Thursday, May 17, 2012

L'Education Mondiale - A Tale of Two Classrooms

The week I found out I was being sent to Francophone West Africa for my Peace Corps service, as opposed to Spanish-speaking Latin America for which I'd spent the previous year preparing, I freaked out and asked my friend Maryline if she would give me an afternoon refresher in French.  It had been 20 years since I’d been in a French class and since I’d been taking Spanish classes for my supposed departure to Central or South America I was a little rusty, to say the least.  Maryline is a native of France who married a friend of mine and moved the Batesville over a decade ago.  She’s the head of the French program at the Peabody School where she teaches French to elementary and middle school kids.  In looking through my pre-service paperwork,  I noticed a pamphlet explaining World Wise Schools, a correspondence match program started by former Peace Corps Director, Paul Coverdell, as a means to connect Peace Corps Volunteers with classrooms back home.  I asked Maryline if she would partner with me and she said, “Bien sûr!”, thus beginning a two year correspondence with Madame Meyer and her 6th, 7th, and 8th grade French classes.

We started writing to each other soon after I installed at my site in Diourbel.  The first letter I wrote was edited by my French tutor before I mailed it.  She red-penned it so much that I had to re-write the whole thing before sending it.  The kids wrote back with a series of questions for me to answer, which I did, one by one.  The delay in response time was quickly frustrating on both sides of the ocean.  I’d send a letter then wait 2-3 weeks for it to arrive.  Then they'd draft a response and it would take over a month to reach me.  Madame Meyer and I decided to try Skype instead.  That was much more fun, but it didn’t allow me the luxury of someone else proofreading my comments before they came tumbling, grammatically incorrect, out of my mouth.   Thankfully, our French was at a similar level, so we all stumbled along together and Madame Meyer was very patient with all of us.  Although Skype was more gratifying than waiting for international snail mail, it did pose its own problems.  The sound and/or video quality were often lacking and because I struggled with electricity problems the first year and a half I lived here, I couldn’t always guarantee I’d be at the other end of the line.  We’d schedule a call well in advance and then when the day arrived, I’d sit down at my desk, open my Skype account and the electricity would go off.  For some reason, this often happened minutes before the call and then would stay off for hours.   This was a big problem for us (and for me, in general) until about 6 months ago when the election season started and the electricity has magically stayed on for days and weeks at a time.  Regardless of our delays and interruptions, we continued to schedule and reschedule calls on a regular basis.  On occasion, we’d still send care packages or notes to one another through traditional means. I sent them Senegalese souvenirs and postcards and they sent me snacks and mementos from home.  This was surely a win-win situation.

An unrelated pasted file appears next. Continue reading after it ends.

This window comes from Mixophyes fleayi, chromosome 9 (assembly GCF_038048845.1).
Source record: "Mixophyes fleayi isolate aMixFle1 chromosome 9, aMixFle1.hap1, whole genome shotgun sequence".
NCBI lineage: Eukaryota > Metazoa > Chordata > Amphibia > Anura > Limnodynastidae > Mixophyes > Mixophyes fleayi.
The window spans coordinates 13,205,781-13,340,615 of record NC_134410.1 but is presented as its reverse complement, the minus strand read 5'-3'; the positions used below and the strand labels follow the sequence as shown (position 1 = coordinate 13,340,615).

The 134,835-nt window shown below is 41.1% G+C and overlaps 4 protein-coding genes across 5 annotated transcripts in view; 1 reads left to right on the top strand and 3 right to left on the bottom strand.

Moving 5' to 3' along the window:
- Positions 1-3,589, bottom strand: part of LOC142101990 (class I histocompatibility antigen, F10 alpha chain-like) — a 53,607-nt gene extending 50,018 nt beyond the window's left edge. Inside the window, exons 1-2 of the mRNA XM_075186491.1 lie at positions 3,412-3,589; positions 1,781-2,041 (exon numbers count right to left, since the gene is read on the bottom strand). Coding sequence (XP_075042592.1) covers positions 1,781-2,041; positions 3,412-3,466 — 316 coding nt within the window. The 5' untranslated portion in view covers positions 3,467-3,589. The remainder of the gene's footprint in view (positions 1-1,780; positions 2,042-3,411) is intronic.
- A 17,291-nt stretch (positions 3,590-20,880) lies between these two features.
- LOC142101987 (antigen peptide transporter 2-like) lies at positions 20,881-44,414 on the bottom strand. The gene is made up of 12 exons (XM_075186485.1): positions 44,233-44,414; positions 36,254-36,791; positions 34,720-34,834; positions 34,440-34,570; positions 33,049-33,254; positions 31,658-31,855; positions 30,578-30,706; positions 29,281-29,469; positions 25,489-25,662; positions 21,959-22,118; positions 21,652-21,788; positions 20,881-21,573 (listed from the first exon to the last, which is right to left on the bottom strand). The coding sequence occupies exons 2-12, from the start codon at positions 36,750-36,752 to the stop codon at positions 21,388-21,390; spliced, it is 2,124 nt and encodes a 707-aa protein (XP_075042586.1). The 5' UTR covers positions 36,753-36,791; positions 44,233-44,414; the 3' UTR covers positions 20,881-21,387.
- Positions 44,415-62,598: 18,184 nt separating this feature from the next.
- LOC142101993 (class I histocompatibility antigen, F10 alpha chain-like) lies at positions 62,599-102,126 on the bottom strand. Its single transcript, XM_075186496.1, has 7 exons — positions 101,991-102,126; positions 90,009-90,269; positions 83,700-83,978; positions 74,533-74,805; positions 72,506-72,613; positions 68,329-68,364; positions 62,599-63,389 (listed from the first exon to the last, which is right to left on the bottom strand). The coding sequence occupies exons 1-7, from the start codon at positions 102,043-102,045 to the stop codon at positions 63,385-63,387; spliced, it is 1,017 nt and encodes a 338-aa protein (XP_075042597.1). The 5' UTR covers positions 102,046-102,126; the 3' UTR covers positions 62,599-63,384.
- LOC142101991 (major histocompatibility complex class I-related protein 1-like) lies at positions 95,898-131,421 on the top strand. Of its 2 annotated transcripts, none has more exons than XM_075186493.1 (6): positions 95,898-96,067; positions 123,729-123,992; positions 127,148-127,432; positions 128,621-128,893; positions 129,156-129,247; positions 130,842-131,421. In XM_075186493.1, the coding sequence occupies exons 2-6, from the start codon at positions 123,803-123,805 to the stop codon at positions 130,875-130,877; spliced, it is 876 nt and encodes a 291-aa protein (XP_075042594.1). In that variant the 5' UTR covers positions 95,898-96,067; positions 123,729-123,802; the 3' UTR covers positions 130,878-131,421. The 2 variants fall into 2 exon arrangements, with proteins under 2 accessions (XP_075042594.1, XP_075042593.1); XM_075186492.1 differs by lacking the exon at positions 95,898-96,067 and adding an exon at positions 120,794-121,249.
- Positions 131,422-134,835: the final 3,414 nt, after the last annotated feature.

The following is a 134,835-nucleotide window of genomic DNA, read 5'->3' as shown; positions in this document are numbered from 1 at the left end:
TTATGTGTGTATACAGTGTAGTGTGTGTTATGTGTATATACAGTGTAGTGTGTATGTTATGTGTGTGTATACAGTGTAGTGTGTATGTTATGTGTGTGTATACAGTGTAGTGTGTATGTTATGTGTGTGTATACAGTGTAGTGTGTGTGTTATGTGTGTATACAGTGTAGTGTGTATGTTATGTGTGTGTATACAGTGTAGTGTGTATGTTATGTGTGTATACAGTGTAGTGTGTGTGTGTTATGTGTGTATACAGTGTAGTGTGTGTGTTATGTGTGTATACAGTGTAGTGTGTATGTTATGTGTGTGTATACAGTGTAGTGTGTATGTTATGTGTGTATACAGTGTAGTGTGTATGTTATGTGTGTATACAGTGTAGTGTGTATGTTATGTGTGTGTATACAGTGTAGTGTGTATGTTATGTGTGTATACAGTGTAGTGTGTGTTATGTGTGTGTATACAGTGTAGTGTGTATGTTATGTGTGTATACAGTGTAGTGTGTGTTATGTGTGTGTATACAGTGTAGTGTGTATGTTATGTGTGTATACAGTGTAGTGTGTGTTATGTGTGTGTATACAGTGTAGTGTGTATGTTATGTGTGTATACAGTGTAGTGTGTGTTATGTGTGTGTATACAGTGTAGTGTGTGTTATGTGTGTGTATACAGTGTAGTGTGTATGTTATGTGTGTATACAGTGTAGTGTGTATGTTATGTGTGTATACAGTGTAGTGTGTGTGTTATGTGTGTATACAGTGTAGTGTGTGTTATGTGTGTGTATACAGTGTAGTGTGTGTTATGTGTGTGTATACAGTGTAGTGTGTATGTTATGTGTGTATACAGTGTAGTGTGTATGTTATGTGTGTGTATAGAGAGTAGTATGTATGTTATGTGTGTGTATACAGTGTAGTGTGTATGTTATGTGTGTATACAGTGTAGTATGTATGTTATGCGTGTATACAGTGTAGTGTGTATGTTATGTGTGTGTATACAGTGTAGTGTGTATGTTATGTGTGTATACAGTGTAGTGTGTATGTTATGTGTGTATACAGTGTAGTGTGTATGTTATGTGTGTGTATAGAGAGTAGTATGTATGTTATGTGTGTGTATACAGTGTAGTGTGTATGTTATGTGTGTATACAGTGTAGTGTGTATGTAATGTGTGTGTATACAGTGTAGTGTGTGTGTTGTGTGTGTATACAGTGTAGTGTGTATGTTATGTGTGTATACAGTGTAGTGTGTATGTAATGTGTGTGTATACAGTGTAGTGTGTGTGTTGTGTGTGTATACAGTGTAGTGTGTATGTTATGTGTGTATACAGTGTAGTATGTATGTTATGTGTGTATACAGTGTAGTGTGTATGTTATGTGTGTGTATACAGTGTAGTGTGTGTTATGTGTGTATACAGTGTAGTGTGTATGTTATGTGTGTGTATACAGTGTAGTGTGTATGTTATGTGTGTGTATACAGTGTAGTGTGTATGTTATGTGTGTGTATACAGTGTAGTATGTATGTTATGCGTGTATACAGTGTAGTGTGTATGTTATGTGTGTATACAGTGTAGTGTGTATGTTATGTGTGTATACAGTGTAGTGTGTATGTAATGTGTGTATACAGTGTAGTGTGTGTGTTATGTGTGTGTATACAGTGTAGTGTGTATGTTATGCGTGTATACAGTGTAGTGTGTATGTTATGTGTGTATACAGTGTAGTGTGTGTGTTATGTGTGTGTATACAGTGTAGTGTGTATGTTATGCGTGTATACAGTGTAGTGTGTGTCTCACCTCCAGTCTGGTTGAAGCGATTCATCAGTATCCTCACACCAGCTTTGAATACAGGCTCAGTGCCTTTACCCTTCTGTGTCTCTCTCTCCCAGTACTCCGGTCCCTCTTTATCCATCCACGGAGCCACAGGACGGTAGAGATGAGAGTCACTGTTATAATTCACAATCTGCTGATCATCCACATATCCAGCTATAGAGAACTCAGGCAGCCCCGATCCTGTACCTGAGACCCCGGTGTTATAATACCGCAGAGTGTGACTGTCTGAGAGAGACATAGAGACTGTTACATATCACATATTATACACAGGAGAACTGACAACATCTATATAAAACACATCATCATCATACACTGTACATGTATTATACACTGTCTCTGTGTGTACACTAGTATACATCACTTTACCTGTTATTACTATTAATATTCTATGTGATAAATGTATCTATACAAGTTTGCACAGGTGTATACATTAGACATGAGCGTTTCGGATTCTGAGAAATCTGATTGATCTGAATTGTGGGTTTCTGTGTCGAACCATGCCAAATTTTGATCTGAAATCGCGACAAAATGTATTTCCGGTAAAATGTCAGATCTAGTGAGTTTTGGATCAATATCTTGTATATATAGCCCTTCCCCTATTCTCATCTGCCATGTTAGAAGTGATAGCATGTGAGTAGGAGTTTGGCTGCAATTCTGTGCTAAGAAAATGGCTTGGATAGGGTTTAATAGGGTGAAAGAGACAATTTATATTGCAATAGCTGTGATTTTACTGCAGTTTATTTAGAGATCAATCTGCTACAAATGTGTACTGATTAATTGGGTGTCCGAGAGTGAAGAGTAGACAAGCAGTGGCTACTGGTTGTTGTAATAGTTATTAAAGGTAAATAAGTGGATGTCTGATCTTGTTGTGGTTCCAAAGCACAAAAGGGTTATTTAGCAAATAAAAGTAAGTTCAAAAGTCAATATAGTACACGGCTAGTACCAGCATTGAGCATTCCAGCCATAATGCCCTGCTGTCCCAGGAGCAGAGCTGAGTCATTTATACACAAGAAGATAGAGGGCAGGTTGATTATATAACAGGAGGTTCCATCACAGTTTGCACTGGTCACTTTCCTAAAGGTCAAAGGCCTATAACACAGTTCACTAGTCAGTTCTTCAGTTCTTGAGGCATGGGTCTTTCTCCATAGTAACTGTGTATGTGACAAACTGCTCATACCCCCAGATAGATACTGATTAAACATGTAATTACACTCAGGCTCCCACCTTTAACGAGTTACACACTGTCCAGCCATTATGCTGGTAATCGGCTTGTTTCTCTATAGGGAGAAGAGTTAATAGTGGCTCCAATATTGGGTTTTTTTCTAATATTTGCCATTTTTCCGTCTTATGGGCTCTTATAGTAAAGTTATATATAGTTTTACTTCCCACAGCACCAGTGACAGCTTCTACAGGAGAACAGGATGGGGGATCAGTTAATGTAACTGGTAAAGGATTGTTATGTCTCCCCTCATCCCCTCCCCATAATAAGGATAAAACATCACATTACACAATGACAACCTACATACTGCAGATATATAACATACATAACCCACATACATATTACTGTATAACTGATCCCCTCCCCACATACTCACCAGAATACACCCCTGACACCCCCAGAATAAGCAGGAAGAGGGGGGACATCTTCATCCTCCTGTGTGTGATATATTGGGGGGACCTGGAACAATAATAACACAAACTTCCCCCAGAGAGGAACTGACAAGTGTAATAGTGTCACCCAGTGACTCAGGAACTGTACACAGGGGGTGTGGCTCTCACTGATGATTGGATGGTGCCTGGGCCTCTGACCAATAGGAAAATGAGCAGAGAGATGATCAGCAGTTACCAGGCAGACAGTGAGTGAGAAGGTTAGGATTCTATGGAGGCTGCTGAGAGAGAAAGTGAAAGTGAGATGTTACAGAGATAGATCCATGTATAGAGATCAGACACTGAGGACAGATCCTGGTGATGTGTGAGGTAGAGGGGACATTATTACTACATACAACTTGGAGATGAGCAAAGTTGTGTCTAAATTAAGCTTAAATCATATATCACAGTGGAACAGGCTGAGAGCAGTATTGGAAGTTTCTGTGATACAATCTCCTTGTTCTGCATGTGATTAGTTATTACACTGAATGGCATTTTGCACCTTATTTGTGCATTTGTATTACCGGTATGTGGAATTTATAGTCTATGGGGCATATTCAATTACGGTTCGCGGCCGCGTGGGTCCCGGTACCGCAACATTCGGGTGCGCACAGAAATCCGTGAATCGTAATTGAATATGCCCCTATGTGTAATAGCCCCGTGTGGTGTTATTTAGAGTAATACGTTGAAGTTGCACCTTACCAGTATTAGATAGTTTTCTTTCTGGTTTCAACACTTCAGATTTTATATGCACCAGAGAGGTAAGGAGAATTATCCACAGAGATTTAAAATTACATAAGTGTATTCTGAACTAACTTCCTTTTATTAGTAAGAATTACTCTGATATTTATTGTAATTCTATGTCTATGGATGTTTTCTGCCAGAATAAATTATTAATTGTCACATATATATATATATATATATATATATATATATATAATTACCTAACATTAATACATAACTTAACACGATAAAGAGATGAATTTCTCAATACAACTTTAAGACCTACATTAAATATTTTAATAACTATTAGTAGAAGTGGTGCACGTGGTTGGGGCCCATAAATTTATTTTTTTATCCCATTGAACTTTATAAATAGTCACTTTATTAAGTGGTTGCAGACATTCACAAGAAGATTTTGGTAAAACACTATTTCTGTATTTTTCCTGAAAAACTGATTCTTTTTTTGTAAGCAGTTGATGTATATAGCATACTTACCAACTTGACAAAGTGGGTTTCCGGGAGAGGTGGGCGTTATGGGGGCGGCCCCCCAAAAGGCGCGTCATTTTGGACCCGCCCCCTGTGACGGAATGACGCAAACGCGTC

Last October, I visited the kids at school while I was home on vacation.  We organized a school-wide assembly and I gave a presentation (decked out in traditional Senegalese garb, no less) on what it’s like to live in Africa and to be in the Peace Corps.  The 6th grade French students sang a song I taught them in French, Wolof, and English.  Everyone was so impressed.  After the assembly, Madame Meyer got the kids excused from whatever classes they had and we gathered together for a live correspondence session. I was thrilled to see the bulletin board they’d created with all of the letters, post cards, and pictures I’d sent.



This week, we had our last calls of the year.  I sent back traditional leather and cowrie shell necklaces for them, as well as a certificate for completing the correspondence program with me.  Collectively, our French has improved dramatically and because I’ve been a constant presence throughout two school years, they’re no longer shy about coming up with questions or speaking to me in French.  At the last call for each of the three classes, I asked them a few final questions, including what was the most interesting thing they learned about Senegal.  Their responses varied, but among the most common were:

  • The tale of the griots (village singers) being buried in the hollow of the baobab tree
  • The explanation of the seasons (or lack thereof) in Senegal, basically we have the Hot and Rainy Season, the Hot and Dry Season, and the REALLY HOT and Dry Season (I'm experiencing the latter right now).
  • Senegalese salutations and greeting
  • Differences in food, food etiquette, and agricultural product
  • The politics of our recent Presidential elections

I also asked them if they might consider joining the Peace Corps after they finish college.  To my surprise, most of them were pretty sure they’d look for a job right away instead.  They seemed pretty driven to start earning money, but maybe I scared them away with tales of the heat.  Regardless, I'm not sure why this was so surprising to me; finding a job straight out of college was exactly what I did.  Maybe I was just hoping I’d instilled a taste for adventure in them, or maybe I was just regretting not joining the Peace Corps earlier, myself.  The good news is that they all indicated that they planned to continue with their French studies.  I can’t emphasize enough how important it is for all of us to be able to communicate in another language.  People here in Senegal often speak 3 or 4 languages (Wolof, French, and one or two other ethnic dialects), not perfectly, but at least they can get their message across to a wide group of people.